Tiger is an important part of our system integrity monitors. It is proactive in checking for ways root can be compromised and scans for changes in important system files. In the past, we have been alerted to system intrusions because of Tiger.
Logcheck is a script that scans system log files and checks for unusual activity and attacks. This assumes that an intruder has not gained root privileges to a host and cannot alter the log files. One of the big problems with keeping good log files is a lot of information gets collected. Manually scanning log files could take days on large systems. Logcheck streamlines the task of system log monitoring by categorizing the logged information and e-mailing it to the system administrator. Logcheck can be configured to report only the information you want to see and to ignore all information you don’t want to see. Logcheck can be downloaded from www.psionic.com/tools/logcheck-1.1.1.tar.gz. It is part of the Abacus Project, an Intrusion Prevention System, however, not all the other components are at stable releases yet. Logcheck is based on a log-checking program called frequentcheck.sh, part of the Gauntlet Firewall Package.
The logcheck.sh script is installed into /usr/local/etc/ along with the keyword files. The script can be downloaded at ftp.linuxjournal.com/pub/lj/listings/issue78.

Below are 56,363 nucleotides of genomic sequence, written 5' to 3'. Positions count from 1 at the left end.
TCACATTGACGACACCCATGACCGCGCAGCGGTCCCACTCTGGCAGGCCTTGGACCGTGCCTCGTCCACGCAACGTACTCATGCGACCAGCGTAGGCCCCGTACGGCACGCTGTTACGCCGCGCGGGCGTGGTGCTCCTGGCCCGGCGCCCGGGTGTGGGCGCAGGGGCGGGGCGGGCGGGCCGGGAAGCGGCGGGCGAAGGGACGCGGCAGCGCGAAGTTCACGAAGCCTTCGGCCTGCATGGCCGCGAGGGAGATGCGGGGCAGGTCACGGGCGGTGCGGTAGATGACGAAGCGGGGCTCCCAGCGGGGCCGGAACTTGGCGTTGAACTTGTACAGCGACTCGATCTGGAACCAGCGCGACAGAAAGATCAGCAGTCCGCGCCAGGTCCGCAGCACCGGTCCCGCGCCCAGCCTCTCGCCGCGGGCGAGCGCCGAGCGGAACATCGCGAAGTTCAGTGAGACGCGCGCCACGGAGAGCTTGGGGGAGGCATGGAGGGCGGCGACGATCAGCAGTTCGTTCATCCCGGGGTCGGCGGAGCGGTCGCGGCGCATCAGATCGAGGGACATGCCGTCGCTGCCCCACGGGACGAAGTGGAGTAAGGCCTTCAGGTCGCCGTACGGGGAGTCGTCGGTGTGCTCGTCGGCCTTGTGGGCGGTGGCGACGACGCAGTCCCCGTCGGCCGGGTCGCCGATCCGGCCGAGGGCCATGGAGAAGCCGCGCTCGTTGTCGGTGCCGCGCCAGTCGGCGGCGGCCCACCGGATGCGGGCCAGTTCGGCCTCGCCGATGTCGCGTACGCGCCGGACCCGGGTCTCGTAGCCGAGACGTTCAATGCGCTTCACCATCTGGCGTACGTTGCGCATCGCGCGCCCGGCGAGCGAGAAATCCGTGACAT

Logcheck scans the log files for active system attacks first, then security violations, and then unusual system events. Logcheck then e-mails a report to root (see Figure 1).
In this sample Logcheck e-mail, I purposely logged on to my system from a host that was not allowed to connect, and then used some common hacking probe commands on my sendmail port. Logcheck detected the attempt to gather userids using sendmail and listed it as an “Active System Attack Alert”. It found that a user ftp’ed on to the system in the “Security Violations” section; they may have misspelled their legitimate user ID, or may be a cracker probing the system for user IDs. It also found system trying to connect to us that is not allowed to connect.
Finally, in the “Unusual System Events”, anything out of the ordinary that is not specifically ignored is shown. Logcheck creates a .offset file to mark the portions of logs it has scanned to avoid repeating information it has previously processed.
Logcheck is based on the assumption that syslog is configured to log as much information as possible, and, if possible, to log all activity to one file for easier parsing. Parsing only one file ensures that information will not be missed. We logged all our information to /var/log/messages in addition to the standard log files. This requires more disk space, but it makes debugging system problems easier. Logcheck is heavily biased toward Firewall Toolkit and BSDish messages from TCP wrapper. Systems not using Firewall Toolkit or TCP wrappers may need to add keywords for their security/monitoring programs.